Cases in point include:

Ardbeg Kelpie

Martin CEO-8.2

and the Monday Map post following this one.

Adygea Republic- Monday Map

The Republic of Adygea is virtually unknown in the West

Located within Krasnodar Krai, at the extreme southwest tip of the Russian Federation, near the Black Sea

Adyge Republic Map

Called Cherkess by the Soviets, when it was set in the 1920s as an autonomous region for the Adyghe people, more than 60% of the republic’s current 107,000 residents are ethnic Russians. But the Adygejtsy government is headed by an elected official, sensibly called the Head, who by law must be fluent in the Adyghe language.

Notable people who have come from Adygea include professional athletes, a cosmonaut, Sci-Fi novelist Iar Elterrus, and the artist and illustrator Konstantin Vasilyev, who had a minor planet named after him.

The Adyghe are made up of twelve tribes, with two languages, considered dialects by modern linguists. They are among the indigenous people of the Caucasus mountains, but the majority of the modern Adyghe population live in Turkey, Jordan, and Syria, and are Sunni Muslim. Most of the rest reside within the Adygea Republic and are primarily Orthodox Christians, with a minority of Muslims and others not officially religious.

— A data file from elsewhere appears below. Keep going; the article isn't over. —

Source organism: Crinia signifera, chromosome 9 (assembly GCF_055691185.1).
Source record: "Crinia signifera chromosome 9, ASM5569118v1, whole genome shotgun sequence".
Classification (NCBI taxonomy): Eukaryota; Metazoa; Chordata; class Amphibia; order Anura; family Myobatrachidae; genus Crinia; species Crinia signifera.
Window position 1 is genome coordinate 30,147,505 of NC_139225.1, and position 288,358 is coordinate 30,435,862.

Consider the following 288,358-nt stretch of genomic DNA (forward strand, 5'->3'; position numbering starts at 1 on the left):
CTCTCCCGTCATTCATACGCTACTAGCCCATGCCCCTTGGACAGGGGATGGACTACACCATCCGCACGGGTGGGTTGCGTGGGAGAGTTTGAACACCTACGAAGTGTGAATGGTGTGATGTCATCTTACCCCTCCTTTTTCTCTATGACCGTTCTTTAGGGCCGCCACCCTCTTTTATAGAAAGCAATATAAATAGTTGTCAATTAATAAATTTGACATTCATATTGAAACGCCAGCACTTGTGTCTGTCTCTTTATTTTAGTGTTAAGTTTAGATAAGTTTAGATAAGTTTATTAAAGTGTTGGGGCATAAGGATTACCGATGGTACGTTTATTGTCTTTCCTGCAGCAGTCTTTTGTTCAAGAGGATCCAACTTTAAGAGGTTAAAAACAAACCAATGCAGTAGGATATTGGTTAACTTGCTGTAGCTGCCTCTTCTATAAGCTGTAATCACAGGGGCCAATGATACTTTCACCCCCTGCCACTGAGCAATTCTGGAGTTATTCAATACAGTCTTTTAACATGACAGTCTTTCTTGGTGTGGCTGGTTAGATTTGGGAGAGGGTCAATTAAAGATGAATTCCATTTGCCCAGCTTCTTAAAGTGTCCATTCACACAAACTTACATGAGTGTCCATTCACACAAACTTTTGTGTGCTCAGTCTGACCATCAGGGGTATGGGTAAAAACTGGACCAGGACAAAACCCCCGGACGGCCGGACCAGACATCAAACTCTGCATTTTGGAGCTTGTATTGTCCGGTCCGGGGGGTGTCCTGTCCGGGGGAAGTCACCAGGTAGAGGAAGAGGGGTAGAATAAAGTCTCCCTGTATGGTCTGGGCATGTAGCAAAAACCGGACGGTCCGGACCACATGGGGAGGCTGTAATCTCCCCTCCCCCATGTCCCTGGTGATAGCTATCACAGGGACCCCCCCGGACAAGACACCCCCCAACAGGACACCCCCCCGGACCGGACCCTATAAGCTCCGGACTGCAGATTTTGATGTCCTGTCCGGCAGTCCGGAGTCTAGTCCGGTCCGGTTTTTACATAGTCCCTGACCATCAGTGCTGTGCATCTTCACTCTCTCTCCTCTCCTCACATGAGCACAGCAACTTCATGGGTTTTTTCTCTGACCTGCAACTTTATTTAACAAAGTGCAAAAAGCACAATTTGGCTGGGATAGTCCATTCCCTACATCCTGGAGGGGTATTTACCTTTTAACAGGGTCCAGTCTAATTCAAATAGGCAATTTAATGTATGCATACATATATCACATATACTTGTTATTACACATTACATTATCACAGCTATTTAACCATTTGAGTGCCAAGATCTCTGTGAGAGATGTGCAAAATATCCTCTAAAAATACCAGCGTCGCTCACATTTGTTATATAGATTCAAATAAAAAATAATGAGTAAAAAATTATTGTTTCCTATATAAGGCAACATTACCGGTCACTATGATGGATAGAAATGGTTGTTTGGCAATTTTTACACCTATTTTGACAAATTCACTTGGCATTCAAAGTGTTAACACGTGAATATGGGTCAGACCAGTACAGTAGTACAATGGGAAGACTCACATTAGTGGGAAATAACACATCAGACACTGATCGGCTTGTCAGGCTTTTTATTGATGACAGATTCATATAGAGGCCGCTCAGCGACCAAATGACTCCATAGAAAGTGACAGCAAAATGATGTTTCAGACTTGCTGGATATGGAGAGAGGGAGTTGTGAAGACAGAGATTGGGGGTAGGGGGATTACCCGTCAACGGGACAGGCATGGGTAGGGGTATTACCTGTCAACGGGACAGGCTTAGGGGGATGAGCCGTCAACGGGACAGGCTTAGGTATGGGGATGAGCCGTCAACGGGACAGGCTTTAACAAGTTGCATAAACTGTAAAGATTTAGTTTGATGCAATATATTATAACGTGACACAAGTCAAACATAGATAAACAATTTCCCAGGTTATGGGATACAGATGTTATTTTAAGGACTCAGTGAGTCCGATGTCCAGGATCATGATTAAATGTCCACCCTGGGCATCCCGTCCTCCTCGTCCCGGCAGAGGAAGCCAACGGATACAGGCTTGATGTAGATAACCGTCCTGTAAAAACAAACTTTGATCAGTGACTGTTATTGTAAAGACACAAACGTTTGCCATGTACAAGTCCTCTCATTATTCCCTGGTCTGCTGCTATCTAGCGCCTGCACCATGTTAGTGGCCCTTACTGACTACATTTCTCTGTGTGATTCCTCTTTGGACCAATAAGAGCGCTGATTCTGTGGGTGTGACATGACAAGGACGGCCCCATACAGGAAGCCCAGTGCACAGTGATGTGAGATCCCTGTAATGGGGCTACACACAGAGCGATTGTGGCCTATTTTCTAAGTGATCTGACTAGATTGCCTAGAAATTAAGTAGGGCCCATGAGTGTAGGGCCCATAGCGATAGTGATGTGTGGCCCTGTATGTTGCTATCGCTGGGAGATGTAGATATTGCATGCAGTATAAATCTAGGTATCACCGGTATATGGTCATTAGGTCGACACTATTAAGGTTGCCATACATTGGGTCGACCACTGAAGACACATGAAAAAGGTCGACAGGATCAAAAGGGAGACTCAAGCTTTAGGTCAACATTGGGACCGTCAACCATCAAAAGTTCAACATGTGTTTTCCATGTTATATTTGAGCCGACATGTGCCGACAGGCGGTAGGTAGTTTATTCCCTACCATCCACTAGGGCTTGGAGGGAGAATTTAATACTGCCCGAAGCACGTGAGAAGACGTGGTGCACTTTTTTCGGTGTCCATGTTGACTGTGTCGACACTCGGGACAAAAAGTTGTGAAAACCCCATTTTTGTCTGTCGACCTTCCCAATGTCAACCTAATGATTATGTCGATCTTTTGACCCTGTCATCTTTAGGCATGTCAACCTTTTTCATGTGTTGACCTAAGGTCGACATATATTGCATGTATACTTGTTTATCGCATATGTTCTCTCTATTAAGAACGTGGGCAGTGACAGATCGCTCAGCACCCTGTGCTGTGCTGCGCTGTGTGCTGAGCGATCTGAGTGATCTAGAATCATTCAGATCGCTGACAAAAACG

Adyge dancers

Also called the Circassians, the Adyghe suffered from persecution and “ethnic cleansing” throughout their history, when the greater Krasnodar territory was conquered at various times, first by local tribes, then the Kievian Rus, then Byzantine armies, and basically ever afterwards. And the Adyghe have adopted customs from other cultures, just as they have provided some of their own. Hence, they embrace the fashion and spirit of the Slavic Cassocks who were at times their enemy, while also inventing the Cossack’s fabled shashka sword. The word shashka coming from the Adyghe term for “long knife.”

A crossroads of empires, the Adyghe homeland is found within an area that includes the northeastern shore of the Black Sea, and the peninsula situated directly across from the Crimea.